When I was doing my Ph.D. at SBTS I took a seminar on New Testament Theology with Mark Seifrid. As we read surveys of the issues and discussions, I was surprised by what I thought was missing from one aspect of the scholarly dialogue. One of the things that gets bantered about in these discussions is whether there is a central theme or controlling ideal in Biblical Theology. What surprised me was that no one had suggested that the glory of God might be the center of Biblical Theology. The glory of God has received ample treatment from the likes of Jonathan Edwards (see especially his Treatise concerning the End for which God Created the World), Dan Fuller, John Piper, and my own supervisor, Tom Schreiner (who argues for its centrality in Paul’s thought in his Paul, Apostle of God’s Glory in Christ), but it doesn’t seem to have received serious consideration as a possible center of Biblical Theology.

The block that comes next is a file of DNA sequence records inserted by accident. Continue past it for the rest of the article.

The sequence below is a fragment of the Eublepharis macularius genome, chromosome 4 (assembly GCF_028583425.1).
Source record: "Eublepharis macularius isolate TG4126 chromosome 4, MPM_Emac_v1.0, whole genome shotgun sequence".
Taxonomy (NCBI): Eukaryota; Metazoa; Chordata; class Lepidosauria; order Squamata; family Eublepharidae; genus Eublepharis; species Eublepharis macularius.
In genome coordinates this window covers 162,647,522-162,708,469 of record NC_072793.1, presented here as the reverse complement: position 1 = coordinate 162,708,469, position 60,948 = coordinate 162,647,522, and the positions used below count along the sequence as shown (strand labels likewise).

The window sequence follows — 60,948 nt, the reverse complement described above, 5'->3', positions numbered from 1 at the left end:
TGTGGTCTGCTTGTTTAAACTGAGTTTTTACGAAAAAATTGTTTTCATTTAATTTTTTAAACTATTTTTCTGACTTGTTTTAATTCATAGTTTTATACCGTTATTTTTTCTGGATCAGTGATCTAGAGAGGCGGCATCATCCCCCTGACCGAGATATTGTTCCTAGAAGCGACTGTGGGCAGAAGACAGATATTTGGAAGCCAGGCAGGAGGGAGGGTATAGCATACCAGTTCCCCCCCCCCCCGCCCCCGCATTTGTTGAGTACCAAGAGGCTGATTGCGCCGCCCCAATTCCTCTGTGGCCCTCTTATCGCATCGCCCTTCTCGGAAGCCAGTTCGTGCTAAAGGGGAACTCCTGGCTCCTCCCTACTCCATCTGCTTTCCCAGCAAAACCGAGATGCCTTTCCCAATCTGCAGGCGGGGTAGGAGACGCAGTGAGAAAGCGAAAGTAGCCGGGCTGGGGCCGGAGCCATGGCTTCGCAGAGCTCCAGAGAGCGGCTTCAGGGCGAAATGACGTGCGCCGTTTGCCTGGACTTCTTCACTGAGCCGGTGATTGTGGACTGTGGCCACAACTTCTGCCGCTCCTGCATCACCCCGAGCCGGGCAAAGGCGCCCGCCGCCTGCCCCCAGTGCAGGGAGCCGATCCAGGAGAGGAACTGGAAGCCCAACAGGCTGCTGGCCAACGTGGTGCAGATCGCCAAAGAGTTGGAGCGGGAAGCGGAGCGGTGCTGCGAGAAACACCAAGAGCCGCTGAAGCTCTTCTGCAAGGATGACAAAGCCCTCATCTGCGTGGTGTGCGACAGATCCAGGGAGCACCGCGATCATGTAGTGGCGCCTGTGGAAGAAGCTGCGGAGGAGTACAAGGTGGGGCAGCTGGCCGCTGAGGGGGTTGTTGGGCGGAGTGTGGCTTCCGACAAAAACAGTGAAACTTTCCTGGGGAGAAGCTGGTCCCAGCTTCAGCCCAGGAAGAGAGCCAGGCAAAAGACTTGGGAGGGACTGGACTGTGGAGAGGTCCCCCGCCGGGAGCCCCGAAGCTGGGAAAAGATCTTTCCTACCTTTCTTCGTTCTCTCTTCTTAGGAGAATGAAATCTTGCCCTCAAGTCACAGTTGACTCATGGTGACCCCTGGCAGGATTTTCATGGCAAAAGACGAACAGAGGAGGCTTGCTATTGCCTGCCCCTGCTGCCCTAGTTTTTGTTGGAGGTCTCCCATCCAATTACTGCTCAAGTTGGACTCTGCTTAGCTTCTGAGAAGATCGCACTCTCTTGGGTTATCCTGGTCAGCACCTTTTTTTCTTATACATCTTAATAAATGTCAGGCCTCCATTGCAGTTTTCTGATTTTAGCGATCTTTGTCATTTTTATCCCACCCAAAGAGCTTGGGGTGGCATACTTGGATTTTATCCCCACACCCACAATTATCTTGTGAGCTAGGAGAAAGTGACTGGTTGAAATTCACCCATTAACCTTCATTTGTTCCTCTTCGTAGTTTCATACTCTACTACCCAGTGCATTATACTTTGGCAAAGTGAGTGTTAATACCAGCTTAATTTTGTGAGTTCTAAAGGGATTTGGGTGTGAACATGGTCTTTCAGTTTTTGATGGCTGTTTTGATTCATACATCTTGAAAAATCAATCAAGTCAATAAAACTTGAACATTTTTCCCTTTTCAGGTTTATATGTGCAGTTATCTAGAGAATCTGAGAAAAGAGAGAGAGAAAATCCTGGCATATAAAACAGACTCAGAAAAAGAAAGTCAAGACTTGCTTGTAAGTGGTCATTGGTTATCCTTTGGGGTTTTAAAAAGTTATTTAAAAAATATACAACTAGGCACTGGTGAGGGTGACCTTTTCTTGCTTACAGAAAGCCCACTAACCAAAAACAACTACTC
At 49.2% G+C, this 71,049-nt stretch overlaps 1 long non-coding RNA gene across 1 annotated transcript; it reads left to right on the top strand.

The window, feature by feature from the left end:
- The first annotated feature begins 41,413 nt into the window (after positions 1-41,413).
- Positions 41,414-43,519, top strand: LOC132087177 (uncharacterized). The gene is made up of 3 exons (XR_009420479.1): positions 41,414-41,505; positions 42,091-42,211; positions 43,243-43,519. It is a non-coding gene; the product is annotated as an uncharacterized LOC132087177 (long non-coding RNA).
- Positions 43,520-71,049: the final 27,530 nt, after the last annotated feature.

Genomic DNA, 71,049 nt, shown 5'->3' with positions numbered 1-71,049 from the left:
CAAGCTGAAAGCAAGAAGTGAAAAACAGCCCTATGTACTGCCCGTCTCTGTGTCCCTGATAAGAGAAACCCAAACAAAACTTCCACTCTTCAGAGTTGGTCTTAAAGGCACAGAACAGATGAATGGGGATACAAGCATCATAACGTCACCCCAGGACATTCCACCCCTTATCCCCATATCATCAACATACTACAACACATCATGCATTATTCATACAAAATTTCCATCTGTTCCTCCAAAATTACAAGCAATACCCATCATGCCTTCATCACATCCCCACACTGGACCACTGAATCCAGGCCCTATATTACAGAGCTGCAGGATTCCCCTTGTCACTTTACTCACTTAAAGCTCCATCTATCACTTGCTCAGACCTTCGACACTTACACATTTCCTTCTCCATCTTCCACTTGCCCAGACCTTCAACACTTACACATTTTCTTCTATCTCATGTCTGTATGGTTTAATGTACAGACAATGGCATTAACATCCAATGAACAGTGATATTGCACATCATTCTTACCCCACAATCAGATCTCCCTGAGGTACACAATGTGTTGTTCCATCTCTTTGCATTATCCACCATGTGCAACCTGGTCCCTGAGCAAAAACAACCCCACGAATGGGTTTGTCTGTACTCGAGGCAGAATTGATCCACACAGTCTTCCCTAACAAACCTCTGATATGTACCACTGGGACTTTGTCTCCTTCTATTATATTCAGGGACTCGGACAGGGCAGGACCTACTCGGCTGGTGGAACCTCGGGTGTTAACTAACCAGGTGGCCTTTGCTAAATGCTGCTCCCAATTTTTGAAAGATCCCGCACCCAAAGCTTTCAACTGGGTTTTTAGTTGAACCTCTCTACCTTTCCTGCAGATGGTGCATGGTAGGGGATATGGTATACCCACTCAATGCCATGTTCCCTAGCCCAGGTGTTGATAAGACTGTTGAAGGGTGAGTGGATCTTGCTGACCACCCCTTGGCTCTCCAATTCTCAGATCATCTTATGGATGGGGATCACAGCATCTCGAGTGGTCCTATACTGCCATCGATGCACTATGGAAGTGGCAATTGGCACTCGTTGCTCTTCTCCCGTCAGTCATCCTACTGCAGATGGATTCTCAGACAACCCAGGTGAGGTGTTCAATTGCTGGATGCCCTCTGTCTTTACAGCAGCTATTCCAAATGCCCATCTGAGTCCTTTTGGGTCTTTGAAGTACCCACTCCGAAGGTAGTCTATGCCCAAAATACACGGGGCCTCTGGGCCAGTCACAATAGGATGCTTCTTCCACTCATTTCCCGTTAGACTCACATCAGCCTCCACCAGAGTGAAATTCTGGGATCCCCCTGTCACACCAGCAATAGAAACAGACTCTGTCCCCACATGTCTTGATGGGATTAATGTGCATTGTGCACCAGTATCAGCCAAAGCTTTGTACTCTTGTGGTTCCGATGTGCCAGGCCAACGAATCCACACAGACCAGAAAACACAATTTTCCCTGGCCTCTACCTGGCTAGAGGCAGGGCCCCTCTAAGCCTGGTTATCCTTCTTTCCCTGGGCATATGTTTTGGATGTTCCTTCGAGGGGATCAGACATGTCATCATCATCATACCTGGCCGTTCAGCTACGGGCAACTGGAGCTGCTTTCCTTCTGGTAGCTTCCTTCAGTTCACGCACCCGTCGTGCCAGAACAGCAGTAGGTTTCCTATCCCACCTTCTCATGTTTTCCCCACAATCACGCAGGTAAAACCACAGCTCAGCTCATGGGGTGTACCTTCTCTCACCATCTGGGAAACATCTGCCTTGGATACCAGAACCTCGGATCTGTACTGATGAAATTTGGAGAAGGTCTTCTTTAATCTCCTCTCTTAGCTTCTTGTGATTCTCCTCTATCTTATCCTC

As I thought about these things, I was translating my way through Isaiah. Over and over in Isaiah we read that God shows his power and righteousness by judging the wicked while putting on display his sweet mercies in the salvation of those who trust him. This matched Piper’s explanation of Romans 9:22–23 and Edwards’ argument concerning God’s ultimate purpose.
So in the providence of God I proposed to present a paper on this issue at a meeting of the Tyndale Fellowship. Howard Marshall responded to the paper on that occasion, and Greg Beale was there to give the Biblical Theology lecture for that year. Afterwards Beale remarked that Marshall’s response was what one might expect from a Wesleyan Methodist (emphasizing God’s love).
After some revisions, and having been shepherded through by Bruce Winter, the essay will appear in the next issue of Tyndale Bulletin. You can read the abstract here. I think the glory of God in salvation through judgment is the center of Biblical Theology. Soli Deo Gloria.